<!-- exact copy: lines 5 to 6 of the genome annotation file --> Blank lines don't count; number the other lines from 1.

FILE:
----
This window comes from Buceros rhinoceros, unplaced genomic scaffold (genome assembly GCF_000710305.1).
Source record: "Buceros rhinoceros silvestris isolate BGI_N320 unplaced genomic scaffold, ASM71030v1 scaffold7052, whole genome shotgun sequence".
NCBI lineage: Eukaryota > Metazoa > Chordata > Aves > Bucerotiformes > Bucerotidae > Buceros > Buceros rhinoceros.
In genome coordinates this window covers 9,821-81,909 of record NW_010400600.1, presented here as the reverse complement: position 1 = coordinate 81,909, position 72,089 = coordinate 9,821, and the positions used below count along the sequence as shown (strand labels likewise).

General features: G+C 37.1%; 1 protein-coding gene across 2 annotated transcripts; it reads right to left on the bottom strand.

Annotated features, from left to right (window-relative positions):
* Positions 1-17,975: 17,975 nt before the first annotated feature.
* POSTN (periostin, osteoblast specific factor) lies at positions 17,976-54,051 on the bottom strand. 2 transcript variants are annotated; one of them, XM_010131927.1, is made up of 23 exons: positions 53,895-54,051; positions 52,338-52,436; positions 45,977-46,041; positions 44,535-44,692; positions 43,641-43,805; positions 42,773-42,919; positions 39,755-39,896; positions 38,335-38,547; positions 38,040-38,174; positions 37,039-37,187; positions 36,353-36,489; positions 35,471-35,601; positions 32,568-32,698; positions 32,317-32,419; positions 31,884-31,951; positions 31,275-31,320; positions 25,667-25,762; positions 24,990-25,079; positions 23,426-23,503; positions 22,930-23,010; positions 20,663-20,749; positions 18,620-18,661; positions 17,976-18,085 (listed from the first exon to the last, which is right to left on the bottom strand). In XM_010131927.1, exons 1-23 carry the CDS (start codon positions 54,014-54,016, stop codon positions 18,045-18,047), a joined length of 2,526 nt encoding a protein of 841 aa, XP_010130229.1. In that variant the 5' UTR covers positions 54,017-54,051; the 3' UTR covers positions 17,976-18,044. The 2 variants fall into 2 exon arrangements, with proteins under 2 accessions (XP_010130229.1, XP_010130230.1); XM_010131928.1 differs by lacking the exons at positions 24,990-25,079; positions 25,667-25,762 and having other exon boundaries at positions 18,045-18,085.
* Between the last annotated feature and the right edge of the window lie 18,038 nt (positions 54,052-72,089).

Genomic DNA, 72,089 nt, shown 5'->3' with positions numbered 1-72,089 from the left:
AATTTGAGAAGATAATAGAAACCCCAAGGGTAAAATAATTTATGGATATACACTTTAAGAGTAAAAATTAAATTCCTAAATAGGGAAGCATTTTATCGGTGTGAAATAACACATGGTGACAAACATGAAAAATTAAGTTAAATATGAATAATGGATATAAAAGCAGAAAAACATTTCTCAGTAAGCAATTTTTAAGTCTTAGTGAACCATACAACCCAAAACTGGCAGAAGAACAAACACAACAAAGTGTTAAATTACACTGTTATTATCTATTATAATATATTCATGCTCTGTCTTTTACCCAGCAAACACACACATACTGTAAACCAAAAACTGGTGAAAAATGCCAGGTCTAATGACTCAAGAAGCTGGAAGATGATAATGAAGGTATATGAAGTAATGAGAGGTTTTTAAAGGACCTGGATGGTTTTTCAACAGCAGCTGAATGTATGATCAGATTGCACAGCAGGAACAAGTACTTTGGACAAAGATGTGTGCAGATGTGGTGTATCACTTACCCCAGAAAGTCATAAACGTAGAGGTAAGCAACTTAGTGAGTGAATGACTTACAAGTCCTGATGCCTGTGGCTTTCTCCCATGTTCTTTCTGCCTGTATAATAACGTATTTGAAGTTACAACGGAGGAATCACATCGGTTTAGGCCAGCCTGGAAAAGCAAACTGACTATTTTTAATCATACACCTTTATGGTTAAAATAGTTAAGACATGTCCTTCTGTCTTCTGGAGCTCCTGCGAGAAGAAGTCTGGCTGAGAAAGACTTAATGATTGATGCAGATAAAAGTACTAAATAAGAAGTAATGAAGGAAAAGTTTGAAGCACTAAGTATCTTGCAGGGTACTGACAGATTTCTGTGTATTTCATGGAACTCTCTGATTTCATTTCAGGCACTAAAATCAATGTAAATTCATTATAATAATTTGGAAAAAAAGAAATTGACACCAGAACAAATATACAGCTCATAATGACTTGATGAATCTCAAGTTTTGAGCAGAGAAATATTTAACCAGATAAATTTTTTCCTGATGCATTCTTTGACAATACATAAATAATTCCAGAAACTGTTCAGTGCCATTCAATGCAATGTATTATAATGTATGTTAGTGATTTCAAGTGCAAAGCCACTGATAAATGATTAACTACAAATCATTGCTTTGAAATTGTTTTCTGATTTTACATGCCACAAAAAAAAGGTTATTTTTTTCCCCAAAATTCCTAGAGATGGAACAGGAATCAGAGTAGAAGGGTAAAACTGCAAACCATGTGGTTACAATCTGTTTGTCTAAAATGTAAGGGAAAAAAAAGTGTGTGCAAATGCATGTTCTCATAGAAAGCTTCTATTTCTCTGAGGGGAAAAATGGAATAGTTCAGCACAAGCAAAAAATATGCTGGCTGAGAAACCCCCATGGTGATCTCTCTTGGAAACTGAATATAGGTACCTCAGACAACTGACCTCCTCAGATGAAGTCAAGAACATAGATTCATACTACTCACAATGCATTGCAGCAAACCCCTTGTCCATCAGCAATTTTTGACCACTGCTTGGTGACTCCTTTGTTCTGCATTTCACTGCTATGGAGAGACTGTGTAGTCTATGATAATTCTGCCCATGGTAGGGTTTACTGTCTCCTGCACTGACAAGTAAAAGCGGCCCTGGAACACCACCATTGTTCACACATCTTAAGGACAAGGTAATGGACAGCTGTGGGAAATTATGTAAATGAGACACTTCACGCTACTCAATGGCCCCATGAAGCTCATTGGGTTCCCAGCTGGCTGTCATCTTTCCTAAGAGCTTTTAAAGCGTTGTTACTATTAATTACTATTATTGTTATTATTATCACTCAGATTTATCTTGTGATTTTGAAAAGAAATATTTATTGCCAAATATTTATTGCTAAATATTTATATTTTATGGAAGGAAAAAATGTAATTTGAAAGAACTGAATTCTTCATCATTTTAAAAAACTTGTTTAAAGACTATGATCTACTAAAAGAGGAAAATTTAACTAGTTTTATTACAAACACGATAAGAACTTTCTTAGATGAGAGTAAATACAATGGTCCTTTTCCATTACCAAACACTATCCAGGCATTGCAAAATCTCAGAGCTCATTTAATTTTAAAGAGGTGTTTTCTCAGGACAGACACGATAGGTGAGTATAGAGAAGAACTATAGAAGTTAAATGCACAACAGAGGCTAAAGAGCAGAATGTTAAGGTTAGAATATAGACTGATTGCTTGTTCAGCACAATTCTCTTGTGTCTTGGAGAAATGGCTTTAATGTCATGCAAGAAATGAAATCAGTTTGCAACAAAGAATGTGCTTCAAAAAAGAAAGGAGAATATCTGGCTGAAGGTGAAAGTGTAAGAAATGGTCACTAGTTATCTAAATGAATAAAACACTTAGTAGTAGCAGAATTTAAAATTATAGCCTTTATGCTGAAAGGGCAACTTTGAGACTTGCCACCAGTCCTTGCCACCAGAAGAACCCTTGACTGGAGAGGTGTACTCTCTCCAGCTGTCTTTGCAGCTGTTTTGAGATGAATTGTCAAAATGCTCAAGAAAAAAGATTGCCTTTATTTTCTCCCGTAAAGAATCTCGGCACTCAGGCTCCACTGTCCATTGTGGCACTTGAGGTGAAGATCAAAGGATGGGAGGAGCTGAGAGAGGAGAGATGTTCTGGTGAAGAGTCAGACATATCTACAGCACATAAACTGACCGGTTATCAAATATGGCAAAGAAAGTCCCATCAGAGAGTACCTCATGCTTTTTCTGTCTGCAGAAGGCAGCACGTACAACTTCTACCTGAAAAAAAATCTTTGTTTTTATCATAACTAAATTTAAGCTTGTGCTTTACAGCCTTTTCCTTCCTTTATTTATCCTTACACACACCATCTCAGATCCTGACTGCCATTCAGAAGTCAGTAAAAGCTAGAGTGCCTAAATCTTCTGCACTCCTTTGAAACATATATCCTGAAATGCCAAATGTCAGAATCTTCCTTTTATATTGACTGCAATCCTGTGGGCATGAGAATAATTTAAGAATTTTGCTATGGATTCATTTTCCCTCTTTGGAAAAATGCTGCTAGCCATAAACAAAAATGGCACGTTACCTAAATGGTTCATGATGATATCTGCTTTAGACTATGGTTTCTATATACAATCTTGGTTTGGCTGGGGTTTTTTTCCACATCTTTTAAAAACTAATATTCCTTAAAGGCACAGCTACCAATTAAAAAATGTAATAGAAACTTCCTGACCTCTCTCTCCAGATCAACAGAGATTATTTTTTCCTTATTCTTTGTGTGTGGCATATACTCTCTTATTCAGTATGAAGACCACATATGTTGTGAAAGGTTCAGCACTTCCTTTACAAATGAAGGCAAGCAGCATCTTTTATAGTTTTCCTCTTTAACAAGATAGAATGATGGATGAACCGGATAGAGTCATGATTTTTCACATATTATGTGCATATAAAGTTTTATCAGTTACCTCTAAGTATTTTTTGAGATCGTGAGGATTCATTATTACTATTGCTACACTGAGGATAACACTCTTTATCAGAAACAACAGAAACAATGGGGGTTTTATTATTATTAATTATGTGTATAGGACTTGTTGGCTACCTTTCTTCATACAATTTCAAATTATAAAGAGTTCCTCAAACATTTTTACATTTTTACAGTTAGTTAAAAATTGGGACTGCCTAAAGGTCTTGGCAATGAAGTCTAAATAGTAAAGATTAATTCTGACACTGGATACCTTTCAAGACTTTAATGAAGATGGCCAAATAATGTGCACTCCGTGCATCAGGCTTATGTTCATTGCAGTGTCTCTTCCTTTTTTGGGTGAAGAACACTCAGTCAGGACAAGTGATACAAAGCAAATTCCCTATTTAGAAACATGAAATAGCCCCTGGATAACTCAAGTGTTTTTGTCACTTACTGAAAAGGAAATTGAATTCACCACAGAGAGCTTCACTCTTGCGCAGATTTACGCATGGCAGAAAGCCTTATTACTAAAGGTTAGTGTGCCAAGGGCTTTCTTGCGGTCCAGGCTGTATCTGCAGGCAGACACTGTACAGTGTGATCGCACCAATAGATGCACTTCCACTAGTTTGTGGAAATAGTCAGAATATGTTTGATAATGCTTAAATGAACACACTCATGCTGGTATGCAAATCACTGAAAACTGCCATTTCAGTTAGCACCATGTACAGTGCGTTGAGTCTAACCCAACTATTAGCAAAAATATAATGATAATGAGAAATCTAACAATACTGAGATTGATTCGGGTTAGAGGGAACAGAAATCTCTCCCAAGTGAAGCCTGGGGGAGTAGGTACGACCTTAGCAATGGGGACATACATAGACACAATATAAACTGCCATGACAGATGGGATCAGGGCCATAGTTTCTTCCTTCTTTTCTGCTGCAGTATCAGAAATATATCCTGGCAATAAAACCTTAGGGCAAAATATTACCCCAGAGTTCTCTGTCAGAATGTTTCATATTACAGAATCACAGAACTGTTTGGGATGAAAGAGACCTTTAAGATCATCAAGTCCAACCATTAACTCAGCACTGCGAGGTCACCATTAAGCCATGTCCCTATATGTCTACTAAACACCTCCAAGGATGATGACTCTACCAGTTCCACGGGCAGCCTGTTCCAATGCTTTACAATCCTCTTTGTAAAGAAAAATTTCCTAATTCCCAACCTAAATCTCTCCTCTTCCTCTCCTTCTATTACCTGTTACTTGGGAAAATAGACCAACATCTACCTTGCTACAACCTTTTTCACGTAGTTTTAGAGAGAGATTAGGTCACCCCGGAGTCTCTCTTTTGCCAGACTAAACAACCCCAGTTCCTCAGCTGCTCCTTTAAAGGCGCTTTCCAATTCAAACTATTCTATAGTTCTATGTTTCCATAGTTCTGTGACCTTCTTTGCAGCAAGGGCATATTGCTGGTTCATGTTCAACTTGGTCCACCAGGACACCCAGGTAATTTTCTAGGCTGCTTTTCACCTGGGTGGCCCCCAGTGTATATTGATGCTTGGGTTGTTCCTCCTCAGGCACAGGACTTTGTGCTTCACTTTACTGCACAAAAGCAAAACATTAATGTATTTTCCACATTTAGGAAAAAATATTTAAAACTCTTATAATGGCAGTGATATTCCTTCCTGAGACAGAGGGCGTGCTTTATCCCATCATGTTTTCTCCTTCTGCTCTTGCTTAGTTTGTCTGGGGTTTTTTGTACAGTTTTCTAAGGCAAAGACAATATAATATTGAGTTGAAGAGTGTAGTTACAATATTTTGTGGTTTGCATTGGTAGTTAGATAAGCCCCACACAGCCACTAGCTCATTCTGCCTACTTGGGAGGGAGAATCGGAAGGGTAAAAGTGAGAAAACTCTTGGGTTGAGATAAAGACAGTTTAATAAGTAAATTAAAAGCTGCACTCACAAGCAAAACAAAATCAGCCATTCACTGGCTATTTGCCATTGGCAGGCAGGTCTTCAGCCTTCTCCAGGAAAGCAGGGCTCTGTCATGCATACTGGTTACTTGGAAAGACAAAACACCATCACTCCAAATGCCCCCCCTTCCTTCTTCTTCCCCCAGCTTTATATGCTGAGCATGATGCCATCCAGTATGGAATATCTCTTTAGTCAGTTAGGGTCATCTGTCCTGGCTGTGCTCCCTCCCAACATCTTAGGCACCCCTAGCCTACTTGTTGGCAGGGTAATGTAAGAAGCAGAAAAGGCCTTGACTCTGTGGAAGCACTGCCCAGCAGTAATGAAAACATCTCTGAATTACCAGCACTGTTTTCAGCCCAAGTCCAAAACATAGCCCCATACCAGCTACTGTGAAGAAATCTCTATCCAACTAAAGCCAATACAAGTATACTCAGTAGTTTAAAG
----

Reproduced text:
General features: G+C 37.1%; 1 protein-coding gene across 2 annotated transcripts; it reads right to left on the bottom strand.

Annotated features, from left to right (window-relative positions):